This week's RevGalBlogPals Friday Five is all about...meetings. Do you have a copy of the agenda?
1. What's your view of meetings? Choose one or more, or make up your own:
a) When they're good, they're good. I love the feeling of people working well together on a common goal.
b) I don't seek them out, but I recognize them as a necessary part of life.
c) The only good meeting is a canceled meeting.
2. Do you like some amount of community building or conversation, or are you all business?
I'd say about a 1-to-3 ratio of community building/conversation versus "bidness."
3. How do you feel about leading meetings? Share any particular strengths or weaknesses you have in this area.
I have been told that I lead good meetings because I keep them short, sweet and focused on the agenda. (See question 1.) Which is probably why I don't get asked to lead too many meetings.
4. Have you ever participated in a virtual meeting? (conference call, IM, chat, etc.) What do you think of this format?
I think something is lost with disembodied voices/written comments. On the other hand, I hate driving long distances, so if I had to choose between a face-to-face meeting in some distant metropolitan area or a virtual meeting, I'm going for the virtual meeting. And that way I don't have to dress up, either.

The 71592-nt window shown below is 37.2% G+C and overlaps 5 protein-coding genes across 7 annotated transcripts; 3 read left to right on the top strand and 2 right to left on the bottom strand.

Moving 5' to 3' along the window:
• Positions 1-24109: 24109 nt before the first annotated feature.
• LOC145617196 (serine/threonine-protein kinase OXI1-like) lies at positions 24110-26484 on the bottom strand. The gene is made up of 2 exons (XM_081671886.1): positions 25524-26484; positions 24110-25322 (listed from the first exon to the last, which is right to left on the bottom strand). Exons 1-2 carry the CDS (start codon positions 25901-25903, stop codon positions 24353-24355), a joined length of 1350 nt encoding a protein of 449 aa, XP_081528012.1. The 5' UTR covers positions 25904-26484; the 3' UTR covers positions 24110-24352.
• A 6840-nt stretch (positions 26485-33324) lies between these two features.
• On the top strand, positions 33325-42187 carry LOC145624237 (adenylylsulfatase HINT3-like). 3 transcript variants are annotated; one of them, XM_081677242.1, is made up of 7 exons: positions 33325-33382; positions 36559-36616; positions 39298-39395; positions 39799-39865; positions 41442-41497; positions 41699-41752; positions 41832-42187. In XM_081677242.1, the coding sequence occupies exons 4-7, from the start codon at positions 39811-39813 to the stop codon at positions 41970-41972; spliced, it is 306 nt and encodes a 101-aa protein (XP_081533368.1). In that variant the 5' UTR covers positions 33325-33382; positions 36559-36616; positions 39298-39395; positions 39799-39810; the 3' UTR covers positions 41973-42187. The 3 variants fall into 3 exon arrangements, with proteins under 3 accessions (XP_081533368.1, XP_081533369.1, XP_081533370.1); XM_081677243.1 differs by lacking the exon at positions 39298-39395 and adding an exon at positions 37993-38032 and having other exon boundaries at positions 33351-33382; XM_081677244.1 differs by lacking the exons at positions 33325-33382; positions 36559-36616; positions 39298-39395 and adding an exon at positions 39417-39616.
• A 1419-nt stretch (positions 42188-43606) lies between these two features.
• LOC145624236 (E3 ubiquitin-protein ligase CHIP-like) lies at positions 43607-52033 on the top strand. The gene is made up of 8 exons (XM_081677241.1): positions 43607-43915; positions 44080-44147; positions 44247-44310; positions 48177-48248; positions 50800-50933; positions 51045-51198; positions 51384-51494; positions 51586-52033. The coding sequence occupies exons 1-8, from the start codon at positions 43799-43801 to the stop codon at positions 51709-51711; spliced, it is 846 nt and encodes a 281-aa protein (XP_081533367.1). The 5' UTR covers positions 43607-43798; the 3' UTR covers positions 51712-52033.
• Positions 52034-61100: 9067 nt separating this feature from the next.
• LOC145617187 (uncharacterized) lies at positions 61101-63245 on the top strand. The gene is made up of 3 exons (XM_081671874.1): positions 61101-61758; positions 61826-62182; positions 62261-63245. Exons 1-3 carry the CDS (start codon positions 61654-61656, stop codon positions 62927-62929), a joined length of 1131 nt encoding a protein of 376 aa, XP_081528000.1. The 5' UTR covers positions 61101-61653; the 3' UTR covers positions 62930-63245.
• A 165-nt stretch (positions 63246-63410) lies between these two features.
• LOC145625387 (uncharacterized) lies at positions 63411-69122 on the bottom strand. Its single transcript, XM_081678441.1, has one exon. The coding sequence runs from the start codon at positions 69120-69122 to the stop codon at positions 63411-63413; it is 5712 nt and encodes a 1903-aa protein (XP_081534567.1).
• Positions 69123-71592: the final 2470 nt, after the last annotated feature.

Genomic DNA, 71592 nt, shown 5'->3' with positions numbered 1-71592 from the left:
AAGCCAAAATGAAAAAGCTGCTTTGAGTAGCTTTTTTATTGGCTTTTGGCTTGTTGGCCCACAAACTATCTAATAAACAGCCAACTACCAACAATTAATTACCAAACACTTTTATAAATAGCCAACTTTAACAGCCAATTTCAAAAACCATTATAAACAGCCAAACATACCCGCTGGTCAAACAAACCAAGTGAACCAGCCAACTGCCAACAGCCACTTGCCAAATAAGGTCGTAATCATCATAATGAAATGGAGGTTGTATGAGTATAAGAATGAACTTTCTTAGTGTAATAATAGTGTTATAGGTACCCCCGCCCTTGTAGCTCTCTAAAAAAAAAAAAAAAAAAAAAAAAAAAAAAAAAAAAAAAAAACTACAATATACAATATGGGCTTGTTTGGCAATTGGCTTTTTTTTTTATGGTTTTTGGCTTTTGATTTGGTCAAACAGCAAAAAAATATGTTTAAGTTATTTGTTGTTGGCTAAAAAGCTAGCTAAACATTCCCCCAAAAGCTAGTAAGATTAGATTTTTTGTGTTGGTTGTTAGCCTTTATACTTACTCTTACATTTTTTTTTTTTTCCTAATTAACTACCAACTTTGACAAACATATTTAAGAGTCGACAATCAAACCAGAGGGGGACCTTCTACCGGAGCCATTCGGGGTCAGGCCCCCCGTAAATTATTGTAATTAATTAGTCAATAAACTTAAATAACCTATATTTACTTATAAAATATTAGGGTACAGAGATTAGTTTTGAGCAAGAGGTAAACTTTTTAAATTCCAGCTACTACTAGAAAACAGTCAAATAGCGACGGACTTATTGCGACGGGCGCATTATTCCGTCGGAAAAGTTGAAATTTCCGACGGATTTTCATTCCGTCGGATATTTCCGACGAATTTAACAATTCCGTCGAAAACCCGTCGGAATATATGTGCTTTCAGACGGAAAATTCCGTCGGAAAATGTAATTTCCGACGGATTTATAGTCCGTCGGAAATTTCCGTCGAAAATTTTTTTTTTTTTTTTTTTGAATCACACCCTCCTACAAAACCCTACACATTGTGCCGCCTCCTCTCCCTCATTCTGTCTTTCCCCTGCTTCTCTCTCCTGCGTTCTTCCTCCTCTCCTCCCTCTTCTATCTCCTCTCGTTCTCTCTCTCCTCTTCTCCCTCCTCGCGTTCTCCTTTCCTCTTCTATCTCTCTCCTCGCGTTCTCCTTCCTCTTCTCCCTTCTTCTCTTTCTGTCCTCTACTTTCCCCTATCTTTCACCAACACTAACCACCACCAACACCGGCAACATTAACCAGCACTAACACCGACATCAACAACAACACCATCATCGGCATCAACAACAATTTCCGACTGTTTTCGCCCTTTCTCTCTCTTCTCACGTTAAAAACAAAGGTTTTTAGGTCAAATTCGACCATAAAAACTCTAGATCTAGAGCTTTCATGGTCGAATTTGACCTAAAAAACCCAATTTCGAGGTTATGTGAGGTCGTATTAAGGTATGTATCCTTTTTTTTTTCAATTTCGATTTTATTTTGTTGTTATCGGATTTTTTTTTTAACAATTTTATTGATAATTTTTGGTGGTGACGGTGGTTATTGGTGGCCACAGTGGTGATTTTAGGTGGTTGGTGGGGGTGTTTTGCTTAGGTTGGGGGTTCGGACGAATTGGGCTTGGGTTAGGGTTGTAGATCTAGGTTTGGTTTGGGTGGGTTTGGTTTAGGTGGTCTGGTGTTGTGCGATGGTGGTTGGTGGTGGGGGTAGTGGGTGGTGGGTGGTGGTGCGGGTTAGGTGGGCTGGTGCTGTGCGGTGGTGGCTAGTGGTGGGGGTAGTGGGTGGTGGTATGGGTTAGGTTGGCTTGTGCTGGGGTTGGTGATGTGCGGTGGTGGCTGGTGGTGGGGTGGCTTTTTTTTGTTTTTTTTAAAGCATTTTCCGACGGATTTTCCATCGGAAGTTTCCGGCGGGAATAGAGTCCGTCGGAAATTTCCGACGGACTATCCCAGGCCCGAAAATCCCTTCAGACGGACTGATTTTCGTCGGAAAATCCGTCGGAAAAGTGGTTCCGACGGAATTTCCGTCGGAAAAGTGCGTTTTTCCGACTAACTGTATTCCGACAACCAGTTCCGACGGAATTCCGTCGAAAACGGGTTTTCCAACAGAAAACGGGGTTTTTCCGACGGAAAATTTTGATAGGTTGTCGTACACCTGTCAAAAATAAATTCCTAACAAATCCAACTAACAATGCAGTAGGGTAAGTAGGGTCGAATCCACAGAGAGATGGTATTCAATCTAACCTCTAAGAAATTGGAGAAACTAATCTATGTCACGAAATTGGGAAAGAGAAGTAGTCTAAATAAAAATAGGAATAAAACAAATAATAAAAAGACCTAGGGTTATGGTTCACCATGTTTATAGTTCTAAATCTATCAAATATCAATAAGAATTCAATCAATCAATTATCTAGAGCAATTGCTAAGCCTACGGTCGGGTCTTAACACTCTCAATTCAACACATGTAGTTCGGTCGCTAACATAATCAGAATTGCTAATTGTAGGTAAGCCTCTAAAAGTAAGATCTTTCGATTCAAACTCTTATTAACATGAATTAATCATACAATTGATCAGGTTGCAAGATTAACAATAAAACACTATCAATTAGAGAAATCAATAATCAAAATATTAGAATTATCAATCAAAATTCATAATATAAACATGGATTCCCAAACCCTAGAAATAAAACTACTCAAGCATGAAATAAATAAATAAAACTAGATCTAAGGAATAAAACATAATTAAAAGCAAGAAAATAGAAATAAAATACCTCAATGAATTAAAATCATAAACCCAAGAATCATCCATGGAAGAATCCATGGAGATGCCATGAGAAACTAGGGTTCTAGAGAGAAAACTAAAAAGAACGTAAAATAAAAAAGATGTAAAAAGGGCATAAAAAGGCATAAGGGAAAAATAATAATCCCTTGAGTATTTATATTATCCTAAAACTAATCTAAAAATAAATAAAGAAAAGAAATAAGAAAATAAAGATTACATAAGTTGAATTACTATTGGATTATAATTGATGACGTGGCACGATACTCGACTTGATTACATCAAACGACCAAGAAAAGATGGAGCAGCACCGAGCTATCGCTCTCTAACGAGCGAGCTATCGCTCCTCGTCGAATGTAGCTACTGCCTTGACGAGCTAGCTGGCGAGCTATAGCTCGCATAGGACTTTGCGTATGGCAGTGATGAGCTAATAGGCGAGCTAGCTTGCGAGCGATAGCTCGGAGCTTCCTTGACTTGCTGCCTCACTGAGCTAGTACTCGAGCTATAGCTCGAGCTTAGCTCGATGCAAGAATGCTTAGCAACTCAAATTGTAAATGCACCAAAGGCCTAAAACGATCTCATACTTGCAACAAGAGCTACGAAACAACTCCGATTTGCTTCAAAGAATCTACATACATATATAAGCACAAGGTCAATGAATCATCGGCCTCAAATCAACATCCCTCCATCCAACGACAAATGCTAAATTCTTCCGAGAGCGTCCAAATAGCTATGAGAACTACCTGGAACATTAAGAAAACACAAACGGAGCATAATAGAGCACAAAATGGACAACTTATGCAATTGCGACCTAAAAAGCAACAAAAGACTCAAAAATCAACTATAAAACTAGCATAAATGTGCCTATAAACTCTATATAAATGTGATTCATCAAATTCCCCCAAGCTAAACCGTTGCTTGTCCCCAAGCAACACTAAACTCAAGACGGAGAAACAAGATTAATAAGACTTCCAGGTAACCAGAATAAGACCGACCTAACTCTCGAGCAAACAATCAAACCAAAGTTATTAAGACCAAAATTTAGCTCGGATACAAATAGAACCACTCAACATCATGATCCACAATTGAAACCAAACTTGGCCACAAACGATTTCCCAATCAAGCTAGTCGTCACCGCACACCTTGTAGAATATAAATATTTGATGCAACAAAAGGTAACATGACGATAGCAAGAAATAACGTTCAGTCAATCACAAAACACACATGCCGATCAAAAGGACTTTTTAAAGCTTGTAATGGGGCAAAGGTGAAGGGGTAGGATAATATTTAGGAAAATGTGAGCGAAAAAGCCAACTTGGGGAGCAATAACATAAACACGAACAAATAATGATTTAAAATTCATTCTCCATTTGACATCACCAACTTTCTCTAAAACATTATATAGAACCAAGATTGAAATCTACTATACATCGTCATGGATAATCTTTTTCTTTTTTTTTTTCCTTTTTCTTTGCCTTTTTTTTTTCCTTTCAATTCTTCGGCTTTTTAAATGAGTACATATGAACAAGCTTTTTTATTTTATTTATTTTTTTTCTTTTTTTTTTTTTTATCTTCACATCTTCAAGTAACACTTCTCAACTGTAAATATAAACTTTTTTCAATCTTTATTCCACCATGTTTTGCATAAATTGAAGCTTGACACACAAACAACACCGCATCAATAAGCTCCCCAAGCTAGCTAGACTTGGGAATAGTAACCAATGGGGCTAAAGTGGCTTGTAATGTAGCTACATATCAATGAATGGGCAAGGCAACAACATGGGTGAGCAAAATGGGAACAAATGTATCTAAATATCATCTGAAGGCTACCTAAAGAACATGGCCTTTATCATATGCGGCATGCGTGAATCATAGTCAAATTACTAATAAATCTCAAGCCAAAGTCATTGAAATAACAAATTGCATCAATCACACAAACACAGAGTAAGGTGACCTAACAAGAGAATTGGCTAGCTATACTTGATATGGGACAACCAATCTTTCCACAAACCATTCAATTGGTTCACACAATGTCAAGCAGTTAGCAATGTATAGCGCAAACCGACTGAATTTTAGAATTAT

5. Share a story of a memorable meeting you attended.
A previous employer was very big on the management-fad-of-the-month; this was an organization where employees were asked to go to team-building workshops with "trust falls" and blindfolded walks in the woods, and where for awhile staff meetings started feeling like group therapy. I was working in a department of this organization largely staffed by overeducated, underemployed cynics, so these exercises in "Kumbaya" were met with much scorn and derision behind the closed doors of our offices. Anyway, we had been told to come to one staff meeting prepared to share a favorite song on tape, and talk about why it was important to us. The more...um...team-oriented employees chose the sort of songs one might expect -- "Wind Beneath My Wings," other songs of inspiration and fellowship and saccharine orchestral arrangements. In an act of relative chutzpah that surprises me now, I brought a recording of REM's "It's the End of the World As We Know It (And I Feel Fine)." I explained that it was a tune that helped energize me and put things in perspective when we had busy days with numerous expedited projects. Afterward, one of the Big Bosses came up to me and noted, "I don't know whether to be intrigued or frightened."
Hat tip to Despair.com , a source of hilarious anti-motivational merchandise for the kind of worker who'd choose "It's the End of the World As We Know It (And I Feel Fine)" as an inspirational song for a staff meeting.